Delirious Thrall

Big G and the others

We know pretty much everyone stories throughout the film but for some reason Big G was left out.  I think his short bio on this link is most interesting because he is one that overcame prison life to change and do what he feels is right.

Wildcard Parking Meter

I have been the victim of the parking enforcement officer’s efficiency a multitude of times.  Everytime I think I’m going to be only 5 minutes it ends up being at least 12 and it seems that I never get away with it.  This week I pulled up to Main Street Sliders and saw the person in front of me had their parking meter expired and saw the king of the meters walking down the street.  I had two quarters but was only running in to pick up my food so I thought why not and put a quarter in both meters.  I like to think I helped someone out and saved them from a day ruining ticket.

We Choose Our Own Roles

Rumination #6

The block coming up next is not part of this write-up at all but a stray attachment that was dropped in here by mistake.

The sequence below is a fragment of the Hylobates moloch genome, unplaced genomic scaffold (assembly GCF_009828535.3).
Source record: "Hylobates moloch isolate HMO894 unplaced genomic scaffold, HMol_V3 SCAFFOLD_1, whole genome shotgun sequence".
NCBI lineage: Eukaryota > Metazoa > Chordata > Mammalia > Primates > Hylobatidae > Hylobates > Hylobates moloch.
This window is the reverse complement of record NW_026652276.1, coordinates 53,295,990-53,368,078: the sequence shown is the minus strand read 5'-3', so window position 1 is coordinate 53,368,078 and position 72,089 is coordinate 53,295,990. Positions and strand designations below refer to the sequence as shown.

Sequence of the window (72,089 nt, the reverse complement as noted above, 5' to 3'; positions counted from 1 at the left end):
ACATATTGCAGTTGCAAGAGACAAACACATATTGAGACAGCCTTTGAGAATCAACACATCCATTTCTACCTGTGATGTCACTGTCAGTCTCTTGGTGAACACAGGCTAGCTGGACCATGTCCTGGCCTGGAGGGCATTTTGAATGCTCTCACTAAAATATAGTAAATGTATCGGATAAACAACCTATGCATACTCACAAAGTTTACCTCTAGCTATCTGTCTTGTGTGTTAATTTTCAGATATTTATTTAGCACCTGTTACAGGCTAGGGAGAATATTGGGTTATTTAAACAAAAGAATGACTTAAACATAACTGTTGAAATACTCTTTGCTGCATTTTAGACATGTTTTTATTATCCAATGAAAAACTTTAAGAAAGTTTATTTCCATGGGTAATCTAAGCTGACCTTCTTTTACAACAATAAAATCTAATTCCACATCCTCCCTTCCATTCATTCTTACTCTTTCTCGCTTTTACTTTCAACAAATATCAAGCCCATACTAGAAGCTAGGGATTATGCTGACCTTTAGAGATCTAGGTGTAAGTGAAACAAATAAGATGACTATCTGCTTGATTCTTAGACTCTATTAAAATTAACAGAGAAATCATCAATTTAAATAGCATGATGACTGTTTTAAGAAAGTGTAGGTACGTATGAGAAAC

Shakespeare Behind Bars begins with the meeting of a rather large individual reading through some rather confusing lines. Through this his powerful passionate voice is revealed. It is only after he stops that the viewer becomes aware of the guard tower in the back, the matching clothes, and the enclosed fence. This one scene summarizes how the next two hours will go. We, as the viewer, are not awestruck by the play’s lines, nor the movie’s setting, but by the people themselves, though we do not know anything about them. It becomes clear that prison, to them, is just another place because their true cage comes from their internal struggle with past emotional and physical damage and their eternal struggle with life itself.